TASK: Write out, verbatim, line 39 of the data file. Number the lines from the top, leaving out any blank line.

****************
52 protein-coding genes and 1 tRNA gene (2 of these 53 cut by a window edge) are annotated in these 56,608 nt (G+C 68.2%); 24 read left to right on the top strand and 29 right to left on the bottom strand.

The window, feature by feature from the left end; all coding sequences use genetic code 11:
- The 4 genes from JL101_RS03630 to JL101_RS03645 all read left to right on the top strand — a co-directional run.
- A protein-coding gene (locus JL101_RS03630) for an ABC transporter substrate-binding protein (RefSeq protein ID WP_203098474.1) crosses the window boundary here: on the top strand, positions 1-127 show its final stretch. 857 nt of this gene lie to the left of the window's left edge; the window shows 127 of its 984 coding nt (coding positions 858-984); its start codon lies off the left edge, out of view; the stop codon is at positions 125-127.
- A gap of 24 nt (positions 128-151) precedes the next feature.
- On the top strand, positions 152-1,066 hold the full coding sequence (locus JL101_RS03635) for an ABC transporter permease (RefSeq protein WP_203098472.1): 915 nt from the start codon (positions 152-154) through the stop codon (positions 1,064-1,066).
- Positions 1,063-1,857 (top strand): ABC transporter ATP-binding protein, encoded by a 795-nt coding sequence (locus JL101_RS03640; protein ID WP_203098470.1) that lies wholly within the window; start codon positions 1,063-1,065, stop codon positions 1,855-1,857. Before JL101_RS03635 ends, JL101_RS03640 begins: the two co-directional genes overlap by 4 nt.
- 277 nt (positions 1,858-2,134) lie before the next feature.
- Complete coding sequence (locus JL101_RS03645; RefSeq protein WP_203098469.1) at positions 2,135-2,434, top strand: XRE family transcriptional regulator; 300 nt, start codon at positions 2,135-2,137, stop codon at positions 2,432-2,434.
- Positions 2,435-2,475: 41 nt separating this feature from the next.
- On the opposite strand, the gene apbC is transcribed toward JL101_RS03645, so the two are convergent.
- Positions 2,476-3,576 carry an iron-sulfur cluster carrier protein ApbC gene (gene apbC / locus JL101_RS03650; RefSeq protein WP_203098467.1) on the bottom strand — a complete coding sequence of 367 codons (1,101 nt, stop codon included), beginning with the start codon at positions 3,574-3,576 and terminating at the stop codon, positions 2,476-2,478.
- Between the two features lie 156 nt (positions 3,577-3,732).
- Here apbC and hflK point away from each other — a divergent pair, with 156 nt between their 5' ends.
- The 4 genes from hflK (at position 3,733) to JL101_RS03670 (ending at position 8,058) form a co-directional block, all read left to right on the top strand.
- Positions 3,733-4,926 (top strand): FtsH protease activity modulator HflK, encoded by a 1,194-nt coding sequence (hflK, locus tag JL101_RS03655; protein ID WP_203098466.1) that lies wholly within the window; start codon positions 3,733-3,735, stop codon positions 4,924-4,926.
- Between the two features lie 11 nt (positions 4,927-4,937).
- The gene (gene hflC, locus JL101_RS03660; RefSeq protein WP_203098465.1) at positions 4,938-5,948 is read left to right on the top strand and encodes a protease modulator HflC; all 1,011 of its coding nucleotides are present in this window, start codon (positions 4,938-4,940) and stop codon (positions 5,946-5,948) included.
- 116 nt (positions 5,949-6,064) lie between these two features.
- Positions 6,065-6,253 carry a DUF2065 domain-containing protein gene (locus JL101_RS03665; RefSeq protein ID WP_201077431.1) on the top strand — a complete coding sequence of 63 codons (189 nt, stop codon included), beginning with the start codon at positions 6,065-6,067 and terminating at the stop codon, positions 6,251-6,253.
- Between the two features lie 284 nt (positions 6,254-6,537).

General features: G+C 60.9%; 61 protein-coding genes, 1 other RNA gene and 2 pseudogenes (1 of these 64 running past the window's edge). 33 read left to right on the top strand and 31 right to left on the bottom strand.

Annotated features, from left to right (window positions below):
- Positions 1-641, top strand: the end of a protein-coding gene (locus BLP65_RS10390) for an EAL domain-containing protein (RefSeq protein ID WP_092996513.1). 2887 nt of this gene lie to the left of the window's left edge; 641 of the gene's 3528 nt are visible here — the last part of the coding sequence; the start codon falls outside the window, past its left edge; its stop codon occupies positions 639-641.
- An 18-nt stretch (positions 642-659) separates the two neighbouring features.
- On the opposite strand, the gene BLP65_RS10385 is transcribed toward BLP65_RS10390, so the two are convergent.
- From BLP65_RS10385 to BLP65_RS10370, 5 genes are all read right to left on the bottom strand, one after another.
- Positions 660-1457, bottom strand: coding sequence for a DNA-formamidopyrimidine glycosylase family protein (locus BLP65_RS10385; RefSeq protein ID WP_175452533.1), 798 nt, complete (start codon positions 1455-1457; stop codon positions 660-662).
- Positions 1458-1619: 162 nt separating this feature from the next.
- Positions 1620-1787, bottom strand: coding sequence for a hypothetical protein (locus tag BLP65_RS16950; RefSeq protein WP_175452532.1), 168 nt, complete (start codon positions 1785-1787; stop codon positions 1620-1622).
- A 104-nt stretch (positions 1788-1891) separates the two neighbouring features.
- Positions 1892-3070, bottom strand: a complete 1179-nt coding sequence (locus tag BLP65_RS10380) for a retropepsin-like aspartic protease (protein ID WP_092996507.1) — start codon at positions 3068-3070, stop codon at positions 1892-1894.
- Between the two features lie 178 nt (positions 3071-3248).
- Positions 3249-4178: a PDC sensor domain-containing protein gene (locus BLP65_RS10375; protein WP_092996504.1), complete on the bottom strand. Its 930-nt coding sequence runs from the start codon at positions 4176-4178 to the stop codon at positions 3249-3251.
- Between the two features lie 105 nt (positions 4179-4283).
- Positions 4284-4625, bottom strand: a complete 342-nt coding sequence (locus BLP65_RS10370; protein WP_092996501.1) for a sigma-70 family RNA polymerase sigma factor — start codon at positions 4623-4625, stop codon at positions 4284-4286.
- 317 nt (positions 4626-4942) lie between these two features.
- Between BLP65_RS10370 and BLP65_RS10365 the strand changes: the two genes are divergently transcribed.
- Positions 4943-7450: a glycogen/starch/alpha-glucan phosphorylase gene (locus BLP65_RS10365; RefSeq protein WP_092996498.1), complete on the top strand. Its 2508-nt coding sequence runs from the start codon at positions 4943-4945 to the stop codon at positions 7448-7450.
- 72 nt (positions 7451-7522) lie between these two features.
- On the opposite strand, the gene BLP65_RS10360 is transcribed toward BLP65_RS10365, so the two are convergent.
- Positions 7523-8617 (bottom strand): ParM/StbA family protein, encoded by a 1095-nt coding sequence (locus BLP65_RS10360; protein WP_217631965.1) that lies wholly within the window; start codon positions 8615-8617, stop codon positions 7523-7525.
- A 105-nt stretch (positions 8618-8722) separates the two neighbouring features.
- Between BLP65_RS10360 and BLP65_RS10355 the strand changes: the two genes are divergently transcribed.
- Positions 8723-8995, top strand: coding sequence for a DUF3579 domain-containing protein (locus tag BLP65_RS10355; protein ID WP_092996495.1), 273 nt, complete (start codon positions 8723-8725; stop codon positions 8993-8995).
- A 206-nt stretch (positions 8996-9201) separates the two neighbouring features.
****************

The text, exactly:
- Positions 4943-7450: a glycogen/starch/alpha-glucan phosphorylase gene (locus BLP65_RS10365; RefSeq protein WP_092996498.1), complete on the top strand. Its 2508-nt coding sequence runs from the start codon at positions 4943-4945 to the stop codon at positions 7448-7450.